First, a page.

Bioplastics are plastics derived from renewable biomass sources, such as vegetable fats and oils, corn starch, straw, woodchips, food waste, etc. Bioplastic can be made from agricultural by-products and also from used plastic bottles and other containers using microorganisms. Common plastics, such as fossil-fuel plastics (also called petrobased polymers) are derived from petroleum or natural gas. Not all bioplastics are biodegradable nor biodegrade more readily than commodity fossil-fuel derived plastics. Bioplastics are usually derived from sugar derivatives, including starch, cellulose, lactic acid. As of 2014, bioplastics represented approximately 0.2% of the global polymer market (300 million tons).
from the biomass and which, at some stage in its processing into finished
products, can be shaped by flow.
- Note 1: Bioplastic is generally used as the opposite of polymer derived from
- Note 2: Bioplastic is misleading because it suggests that any polymer derived
from the biomass is environmentally friendly.
- Note 3: The use of the term "bioplastic" is discouraged. Use the expression
- Note 4: A biobased polymer similar to a petrobased one does not imply any
superiority with respect to the environment unless the comparison of respective
life cycle assessments is favourable.
- 1 Applications
- 2 Types
- 2.1 Starch-based plastics
- 2.2 Cellulose-based plastics
- 2.3 Protein-based plastics
- 2.4 Some aliphatic polyesters
- 2.5 Polyhydroxyalkanoates
- 2.6 Polyamide 11
- 2.7 Bio-derived polyethylene
- 2.8 Genetically modified bioplastics
- 2.9 Polyhydroxyurethanes
- 2.10 Lipid derived polymers
- 3 Environmental impact
- 4 Industry & Markets
- 5 History and Development of Bioplastics
- 6 Testing procedures
- 7 See also
- 8 Plastics Without Petroleum History and Politics of 'Green' Plastics in the United States
- 9 References
- 10 External links
Bioplastics are used for disposable items, such as packaging, crockery, cutlery, pots, bowls, and straws. Few commercial applications exist for bioplastics. In principle they could replace many applications for petroleum-derived plastics, however cost and performance remain problematic. As a matter of fact, their usage is favourable only if supported by specific regulations limiting the usage of conventional plastics. Typical is the example of Italy, where biodegradable plastic bags and shoppers are compuslory since 2011 with the introduction of a specific law. Beyond structural materials, electroactive bioplastics are being developed that promise to be used to carry electric current.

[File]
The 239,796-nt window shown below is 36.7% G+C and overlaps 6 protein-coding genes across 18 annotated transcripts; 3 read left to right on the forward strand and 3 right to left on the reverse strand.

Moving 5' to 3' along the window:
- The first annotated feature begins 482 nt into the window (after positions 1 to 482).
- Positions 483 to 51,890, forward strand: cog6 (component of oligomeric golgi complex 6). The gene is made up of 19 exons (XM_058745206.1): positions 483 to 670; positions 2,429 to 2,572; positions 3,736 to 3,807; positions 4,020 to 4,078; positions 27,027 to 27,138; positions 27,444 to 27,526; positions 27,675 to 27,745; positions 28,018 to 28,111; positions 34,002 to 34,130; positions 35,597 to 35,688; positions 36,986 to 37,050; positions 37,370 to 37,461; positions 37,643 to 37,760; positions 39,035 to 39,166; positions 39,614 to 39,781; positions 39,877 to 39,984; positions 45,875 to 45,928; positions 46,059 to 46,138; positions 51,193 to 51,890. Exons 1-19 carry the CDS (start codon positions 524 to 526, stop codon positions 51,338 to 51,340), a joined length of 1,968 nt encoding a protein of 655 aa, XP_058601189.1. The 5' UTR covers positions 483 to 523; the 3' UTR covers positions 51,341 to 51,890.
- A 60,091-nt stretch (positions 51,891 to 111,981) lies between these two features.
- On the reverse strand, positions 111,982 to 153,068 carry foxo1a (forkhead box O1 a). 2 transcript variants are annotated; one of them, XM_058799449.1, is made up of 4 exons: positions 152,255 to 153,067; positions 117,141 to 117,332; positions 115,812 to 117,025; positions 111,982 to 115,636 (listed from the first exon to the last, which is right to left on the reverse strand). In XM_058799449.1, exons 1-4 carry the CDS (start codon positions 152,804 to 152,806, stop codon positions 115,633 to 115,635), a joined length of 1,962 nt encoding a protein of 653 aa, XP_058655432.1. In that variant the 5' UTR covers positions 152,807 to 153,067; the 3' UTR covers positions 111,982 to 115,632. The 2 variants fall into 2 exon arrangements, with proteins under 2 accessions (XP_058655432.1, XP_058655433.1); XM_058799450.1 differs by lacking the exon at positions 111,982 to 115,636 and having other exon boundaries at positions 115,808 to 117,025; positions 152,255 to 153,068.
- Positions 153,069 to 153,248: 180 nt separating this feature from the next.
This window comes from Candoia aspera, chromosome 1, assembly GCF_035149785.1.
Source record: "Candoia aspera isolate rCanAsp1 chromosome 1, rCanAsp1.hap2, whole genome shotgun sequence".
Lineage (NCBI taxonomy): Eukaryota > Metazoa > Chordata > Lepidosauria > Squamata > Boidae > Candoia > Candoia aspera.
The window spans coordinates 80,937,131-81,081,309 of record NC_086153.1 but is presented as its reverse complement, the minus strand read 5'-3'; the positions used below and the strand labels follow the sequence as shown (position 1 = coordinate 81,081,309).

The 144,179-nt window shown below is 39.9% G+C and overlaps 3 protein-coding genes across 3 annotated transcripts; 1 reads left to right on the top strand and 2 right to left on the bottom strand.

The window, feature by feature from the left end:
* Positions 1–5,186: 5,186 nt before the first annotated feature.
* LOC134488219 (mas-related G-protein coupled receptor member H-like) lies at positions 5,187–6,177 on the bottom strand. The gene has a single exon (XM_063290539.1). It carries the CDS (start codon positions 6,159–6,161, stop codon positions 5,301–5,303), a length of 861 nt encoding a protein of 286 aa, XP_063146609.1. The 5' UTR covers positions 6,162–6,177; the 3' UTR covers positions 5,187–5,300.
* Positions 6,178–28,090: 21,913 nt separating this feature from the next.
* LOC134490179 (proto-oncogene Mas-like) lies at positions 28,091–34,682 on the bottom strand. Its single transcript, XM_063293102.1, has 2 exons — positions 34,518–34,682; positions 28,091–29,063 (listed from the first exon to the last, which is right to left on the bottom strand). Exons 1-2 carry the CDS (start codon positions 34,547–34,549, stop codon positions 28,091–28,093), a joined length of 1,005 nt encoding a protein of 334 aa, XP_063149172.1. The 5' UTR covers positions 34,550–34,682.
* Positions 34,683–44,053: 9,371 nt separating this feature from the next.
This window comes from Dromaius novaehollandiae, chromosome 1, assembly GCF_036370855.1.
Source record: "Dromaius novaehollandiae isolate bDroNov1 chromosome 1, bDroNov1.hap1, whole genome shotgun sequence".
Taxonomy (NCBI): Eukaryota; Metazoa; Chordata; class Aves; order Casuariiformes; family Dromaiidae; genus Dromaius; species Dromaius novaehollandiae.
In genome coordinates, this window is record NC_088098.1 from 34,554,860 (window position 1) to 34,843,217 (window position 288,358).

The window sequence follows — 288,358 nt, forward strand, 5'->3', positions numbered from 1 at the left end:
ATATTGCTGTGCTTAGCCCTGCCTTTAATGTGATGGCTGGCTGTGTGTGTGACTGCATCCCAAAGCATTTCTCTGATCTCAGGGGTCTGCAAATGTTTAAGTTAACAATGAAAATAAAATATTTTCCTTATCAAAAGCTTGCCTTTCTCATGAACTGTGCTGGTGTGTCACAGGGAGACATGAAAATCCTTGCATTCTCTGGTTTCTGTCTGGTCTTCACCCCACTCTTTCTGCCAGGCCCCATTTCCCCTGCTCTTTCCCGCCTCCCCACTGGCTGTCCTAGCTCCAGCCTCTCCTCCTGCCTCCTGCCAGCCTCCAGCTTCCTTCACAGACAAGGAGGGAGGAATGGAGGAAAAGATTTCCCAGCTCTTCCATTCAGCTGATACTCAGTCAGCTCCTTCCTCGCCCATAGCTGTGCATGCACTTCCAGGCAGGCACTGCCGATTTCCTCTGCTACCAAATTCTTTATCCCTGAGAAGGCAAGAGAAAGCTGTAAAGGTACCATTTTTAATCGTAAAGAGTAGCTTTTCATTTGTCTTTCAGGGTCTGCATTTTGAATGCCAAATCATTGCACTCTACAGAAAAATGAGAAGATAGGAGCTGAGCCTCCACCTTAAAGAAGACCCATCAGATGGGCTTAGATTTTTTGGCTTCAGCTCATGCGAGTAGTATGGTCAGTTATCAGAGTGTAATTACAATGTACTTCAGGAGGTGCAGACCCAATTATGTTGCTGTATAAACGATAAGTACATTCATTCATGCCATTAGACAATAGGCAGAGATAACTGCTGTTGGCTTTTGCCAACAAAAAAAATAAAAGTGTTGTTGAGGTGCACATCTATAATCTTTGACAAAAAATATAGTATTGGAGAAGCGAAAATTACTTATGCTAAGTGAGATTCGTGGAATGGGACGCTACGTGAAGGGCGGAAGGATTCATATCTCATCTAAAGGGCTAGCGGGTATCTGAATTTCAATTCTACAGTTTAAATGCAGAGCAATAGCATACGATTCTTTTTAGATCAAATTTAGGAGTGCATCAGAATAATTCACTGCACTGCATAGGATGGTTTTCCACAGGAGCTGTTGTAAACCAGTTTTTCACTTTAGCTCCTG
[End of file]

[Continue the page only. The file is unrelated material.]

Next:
Thermoplastic starch currently represents the most widely used bioplastic, constituting about 50 percent of the bioplastics market. Simple starch bioplastic can be made at home. Pure starch is able to absorb humidity, and is thus a suitable material for the production of drug capsules by the pharmaceutical sector. Flexibiliser and plasticiser such as sorbitol and glycerine can also be added so the starch can also be processed thermo-plastically. The characteristics of the resulting bioplastic (also called "thermo-plastical starch") can be tailored to specific needs by adjusting the amounts of these additives.
Starch-based bioplastics are often blended with biodegradable polyesters to produce starch/polylactic acid, starch/polycaprolactone or starch/Ecoflex (polybutylene adipate-co-terephthalate produced by BASF). blends. These blends are used for industrial applications and are also compostable. Other producers, such as Roquette, have developed other starch/polyolefin blends. These blends are not biodegradable, but have a lower carbon footprint than petroleum-based plastics used for the same applications.
Due to the origin of its raw material, starch is cheap, abundant, and renewable.
Starch based plastics are complex blends of starch with compostable plastics such as Polylactic acid, Polybutylene Adipate Terephthalate, Polybutylene Succinate, Polycaprolactone, and Polyhydroxyalkanoates. These complex blends improve water resistance as well as processing and mechanical properties.
Starch-based films (mostly used for packaging purposes) are made mainly from starch blended with thermoplastic polyesters to form biodegradable and compostable products. These films are seen specifically in consumer goods packaging of magazine wrappings and bubble films. In food packaging, these films are seen as bakery or fruit and vegetable bags. Composting bags with this films are used in selective collecting of organic waste.